One should aim for stable hemodynamics so as to maintain organ perfusion. Many a times, the procedures are done as day care. The type of anesthesia extends from monitored anesthesia care to general anesthesia with or without controlled ventilation. The anesthesia is planned depending on the type and duration of the procedure and age of the patient. It is always wise to select the general anesthesia with endotracheal intubation with controlled ventilation, for device placement, patients in whom transesophageal echocardiography monitoring is planned and in case of pediatric patients. Decision of type of anesthesia is always finalized after discussing with cardiologist and patient. We anesthesiologists have the habit of connecting oxygen immediately to the patient once it he/she enters the operation theater. However, in CCL, we should discuss with the cardiologist whether blood oxygen saturation study will be done with room air or not. A good coordination between both will avoid such problems.
For sedation, different drugs with different routes are available. Drugs such as midazolam, diazepam, fentanyl, morphine, chloral hydrate, ketamine, and propofol are used depending on the age and pathology.
Regional anesthesia and central neuraxial blockade are also practiced, which carry the advantage of postprocedure analgesia and prevention of thromboembolic events. It should be kept in mind that most patients receive heparin during the procedure and anticoagulants in post procedure time. Anesthetic complications related to anticoagulants can be avoided if guidelines are followed.
| Pediatric Cardiac Catheterization Laboratory Procedures and Anesthesia|| |
Many a times, pediatric patients are posted for angiography to diagnose and understand the complex heart disease, which will assist in planning for cardiac surgery. Nowadays, the CCL study has become a gold standard technique. In both diagnostic and therapeutic procedures, sedation or anesthesia is mandatory mostly for all the patients. Therapeutic procedures such as device closure are performed most commonly. The pediatric cardiologists are specially trained for these procedures. There is no classic anesthetic technique and decision about anesthesia has to be made after discussing with cardiologist. Ketamine and midazolam are the most safely used for sedoanalgesia purpose., Monitoring of respiration, avoiding hypoxia, hypercarbia and acidosis, and air embolism are must. The main key for successful anesthetic management is to understand the pathology and plan anesthesia accordingly.
Coronary angiography and percutaneous intervention
These are the most commonly performed procedures in CCL. Coronary and other peripheral angiography usually does not require general anesthesia and can be performed after injecting local anesthetic at puncture site. Some patients may require anxiolysis and can be managed with supplemental benzodiazepines.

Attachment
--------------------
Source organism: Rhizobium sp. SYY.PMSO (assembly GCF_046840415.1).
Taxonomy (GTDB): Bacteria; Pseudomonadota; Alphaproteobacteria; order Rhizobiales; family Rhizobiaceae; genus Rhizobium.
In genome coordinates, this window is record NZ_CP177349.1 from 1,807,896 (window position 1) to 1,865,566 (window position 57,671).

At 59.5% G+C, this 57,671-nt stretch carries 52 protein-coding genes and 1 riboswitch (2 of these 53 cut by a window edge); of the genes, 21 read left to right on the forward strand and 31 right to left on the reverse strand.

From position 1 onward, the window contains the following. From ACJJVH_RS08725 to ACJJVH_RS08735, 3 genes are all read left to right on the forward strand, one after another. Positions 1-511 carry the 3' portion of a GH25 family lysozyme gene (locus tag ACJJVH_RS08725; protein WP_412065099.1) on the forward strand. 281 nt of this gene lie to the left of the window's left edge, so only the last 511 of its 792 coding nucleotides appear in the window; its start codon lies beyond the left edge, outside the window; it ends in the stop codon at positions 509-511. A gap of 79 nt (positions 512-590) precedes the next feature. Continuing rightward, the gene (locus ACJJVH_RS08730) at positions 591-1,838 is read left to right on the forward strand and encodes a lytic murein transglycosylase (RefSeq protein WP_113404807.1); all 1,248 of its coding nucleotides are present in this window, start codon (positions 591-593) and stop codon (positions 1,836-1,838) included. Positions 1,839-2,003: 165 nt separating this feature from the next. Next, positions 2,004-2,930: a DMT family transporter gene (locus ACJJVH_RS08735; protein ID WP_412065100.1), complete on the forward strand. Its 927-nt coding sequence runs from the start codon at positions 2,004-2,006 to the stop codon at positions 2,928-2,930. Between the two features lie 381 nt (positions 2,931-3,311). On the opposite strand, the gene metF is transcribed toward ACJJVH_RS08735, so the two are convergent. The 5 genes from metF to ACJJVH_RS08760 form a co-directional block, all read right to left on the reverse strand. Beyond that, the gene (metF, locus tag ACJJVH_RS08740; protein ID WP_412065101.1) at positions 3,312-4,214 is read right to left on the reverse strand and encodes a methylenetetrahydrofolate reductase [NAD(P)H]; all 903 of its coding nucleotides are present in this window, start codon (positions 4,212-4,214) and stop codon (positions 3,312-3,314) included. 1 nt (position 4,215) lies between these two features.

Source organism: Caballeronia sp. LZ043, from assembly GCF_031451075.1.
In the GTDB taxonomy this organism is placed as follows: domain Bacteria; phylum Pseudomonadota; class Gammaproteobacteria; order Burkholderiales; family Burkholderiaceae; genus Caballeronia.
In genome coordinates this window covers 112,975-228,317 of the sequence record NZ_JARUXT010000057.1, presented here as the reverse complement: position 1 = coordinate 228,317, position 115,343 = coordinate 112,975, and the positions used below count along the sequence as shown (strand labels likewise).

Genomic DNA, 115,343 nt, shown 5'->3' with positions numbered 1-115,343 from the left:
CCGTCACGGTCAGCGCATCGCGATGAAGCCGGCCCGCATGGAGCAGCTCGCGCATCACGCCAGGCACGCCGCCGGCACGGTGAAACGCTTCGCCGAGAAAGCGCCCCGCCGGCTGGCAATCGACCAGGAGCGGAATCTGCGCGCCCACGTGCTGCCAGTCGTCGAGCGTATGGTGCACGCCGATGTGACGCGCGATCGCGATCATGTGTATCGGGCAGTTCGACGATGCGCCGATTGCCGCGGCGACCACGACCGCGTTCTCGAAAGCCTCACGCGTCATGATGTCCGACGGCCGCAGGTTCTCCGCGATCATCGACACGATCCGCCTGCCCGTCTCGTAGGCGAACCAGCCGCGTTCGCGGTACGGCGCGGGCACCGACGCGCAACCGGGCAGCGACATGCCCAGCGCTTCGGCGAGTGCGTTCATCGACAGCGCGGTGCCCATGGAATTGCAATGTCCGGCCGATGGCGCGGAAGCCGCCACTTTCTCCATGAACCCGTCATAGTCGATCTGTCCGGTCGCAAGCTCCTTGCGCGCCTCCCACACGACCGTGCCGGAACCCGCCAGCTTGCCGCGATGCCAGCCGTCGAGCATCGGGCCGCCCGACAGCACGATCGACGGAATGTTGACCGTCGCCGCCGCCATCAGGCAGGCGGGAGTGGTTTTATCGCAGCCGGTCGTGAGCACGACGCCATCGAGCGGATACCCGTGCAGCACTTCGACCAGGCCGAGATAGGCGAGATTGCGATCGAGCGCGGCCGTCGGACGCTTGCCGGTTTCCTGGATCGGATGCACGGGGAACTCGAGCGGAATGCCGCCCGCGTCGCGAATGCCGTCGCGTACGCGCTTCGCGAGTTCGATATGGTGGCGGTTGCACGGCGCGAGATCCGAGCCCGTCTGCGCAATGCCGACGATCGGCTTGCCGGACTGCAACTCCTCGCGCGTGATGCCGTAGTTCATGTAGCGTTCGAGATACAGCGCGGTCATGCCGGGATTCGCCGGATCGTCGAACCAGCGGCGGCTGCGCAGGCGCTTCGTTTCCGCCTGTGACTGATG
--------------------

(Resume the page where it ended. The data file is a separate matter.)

Percutaneous therapeutic procedures for congenital anomalies
Most commonly, the device closure of septal defect and coil placement is done in pediatric patients. General anesthesia with endotracheal intubation is preferred for such procedure as the ideas are to benefit the child and is to give maximum comfort to cardiologist while performing such procedures. Hemodynamic monitoring should be done during and after the procedure as sudden changes in the physiology is noted after placement of device.
| Placement of Permanent Pacemaker and Automated Implantable Cardioverter and Defibrillator|| |
Monitored anesthesia care is usually preferred in case of placement of permanent pacemaker. This device can be placed percutaneously under mild sedation along with local anesthesia infiltration (sedoanalgesia). It is not uncommon to encounter local anesthetic toxicity if cardiologist injects unnoticed toxic doses of local anesthetics. Anesthesiologists should always keep a watch on the toxic dose and restrict the cardiologist if required. In case of automated implantable cardioverter and defibrillator placement, the device is tested for shock delivery after inducing arrhythmias which is done under deep sedation or with general anesthesia.
| Other Procedures|| |
Electrophysiological studies, endovascular stent or coil placement, percutaneous balloon valvotomy, etc., are performed in the CCL. The anesthesiologist plays an important key role in such procedures.
| Common Complications|| |
- Air embolism 
- Arrhythmias: various types of bradyarrhythmia and tachyarrhythmia are noted
- Thrombus formation on device or applicator and embolization
- Embolization of the device
- Stuck guide wire or devices (failure to deflate after inflation)
- Pericardial hemorrhage and tamponade: This is caused by wire damage to a cardiac structure 
- Hypotension, hypertension, bradycardia, and tachycardia: All should be treated accordingly.
- Sudden cardiac arrest 
- Tet spell or cyanotic spell 
- Anaphylactic reactions to contrast dye.
| Hybrid Cardiac Catheterization Laboratories: the Prospective!!|| |
A potential and life-threatening complication in CCL may occur during procedure and may require emergency surgical intervention. HCCL is an integration of CCL and operating theater and needs adequate space. The precious time spent for shifting the patient from CCL to operation theater is avoided, thereby decreasing the mortality and morbidity.
| Mobile Cardiac Catheterization Laboratories (Mccl)|| |
The MCCL is a cardiac catheterization laboratory which is on wheels and provides sterile and air conditioned environment for the procedures. The van can be taken to any part of the country, on regular roads and serves the people who cannot reach to the cities where facilities are provided. The recovery of patient is considered in hospital or nursing home where modest facilities are available.
| Conclusion|| |
Anesthesiologists should be prepared for both elective and emergency CCL procedures. There is a need of training the postgraduates to handle the emergency situations in such critical areas and get accustomed to it before they start practicing independently. Adequate knowledge, training, and skills of anesthesiologists working in CCL are required. Good coordination between anesthesiologist, cardiologist, and cardiothoracic surgeon reduces the morbidity and mortality.
Financial support and sponsorship
Conflicts of interest
There are no conflicts of interest.